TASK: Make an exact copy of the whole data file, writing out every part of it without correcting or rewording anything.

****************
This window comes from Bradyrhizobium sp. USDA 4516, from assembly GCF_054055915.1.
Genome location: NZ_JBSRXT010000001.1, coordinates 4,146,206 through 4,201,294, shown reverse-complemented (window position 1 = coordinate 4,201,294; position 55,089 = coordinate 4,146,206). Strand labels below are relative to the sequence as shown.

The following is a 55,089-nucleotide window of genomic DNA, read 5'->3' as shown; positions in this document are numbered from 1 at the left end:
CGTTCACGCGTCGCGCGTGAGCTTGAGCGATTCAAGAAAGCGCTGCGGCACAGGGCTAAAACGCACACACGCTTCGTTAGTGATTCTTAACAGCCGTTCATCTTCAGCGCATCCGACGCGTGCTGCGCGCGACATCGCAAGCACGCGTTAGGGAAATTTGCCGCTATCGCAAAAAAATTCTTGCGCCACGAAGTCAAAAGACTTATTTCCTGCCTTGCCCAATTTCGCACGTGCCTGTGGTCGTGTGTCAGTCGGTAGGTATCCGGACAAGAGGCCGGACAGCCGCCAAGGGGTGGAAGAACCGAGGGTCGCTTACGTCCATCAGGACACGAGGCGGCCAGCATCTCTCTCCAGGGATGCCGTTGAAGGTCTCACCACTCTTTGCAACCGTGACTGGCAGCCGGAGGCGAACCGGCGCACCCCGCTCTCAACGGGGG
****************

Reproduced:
This window comes from Bradyrhizobium sp. USDA 4516, from assembly GCF_054055915.1.
Genome location: NZ_JBSRXT010000001.1, coordinates 4,146,206 through 4,201,294, shown reverse-complemented (window position 1 = coordinate 4,201,294; position 55,089 = coordinate 4,146,206). Strand labels below are relative to the sequence as shown.

The following is a 55,089-nucleotide window of genomic DNA, read 5'->3' as shown; positions in this document are numbered from 1 at the left end:
CGTTCACGCGTCGCGCGTGAGCTTGAGCGATTCAAGAAAGCGCTGCGGCACAGGGCTAAAACGCACACACGCTTCGTTAGTGATTCTTAACAGCCGTTCATCTTCAGCGCATCCGACGCGTGCTGCGCGCGACATCGCAAGCACGCGTTAGGGAAATTTGCCGCTATCGCAAAAAAATTCTTGCGCCACGAAGTCAAAAGACTTATTTCCTGCCTTGCCCAATTTCGCACGTGCCTGTGGTCGTGTGTCAGTCGGTAGGTATCCGGACAAGAGGCCGGACAGCCGCCAAGGGGTGGAAGAACCGAGGGTCGCTTACGTCCATCAGGACACGAGGCGGCCAGCATCTCTCTCCAGGGATGCCGTTGAAGGTCTCACCACTCTTTGCAACCGTGACTGGCAGCCGGAGGCGAACCGGCGCACCCCGCTCTCAACGGGGG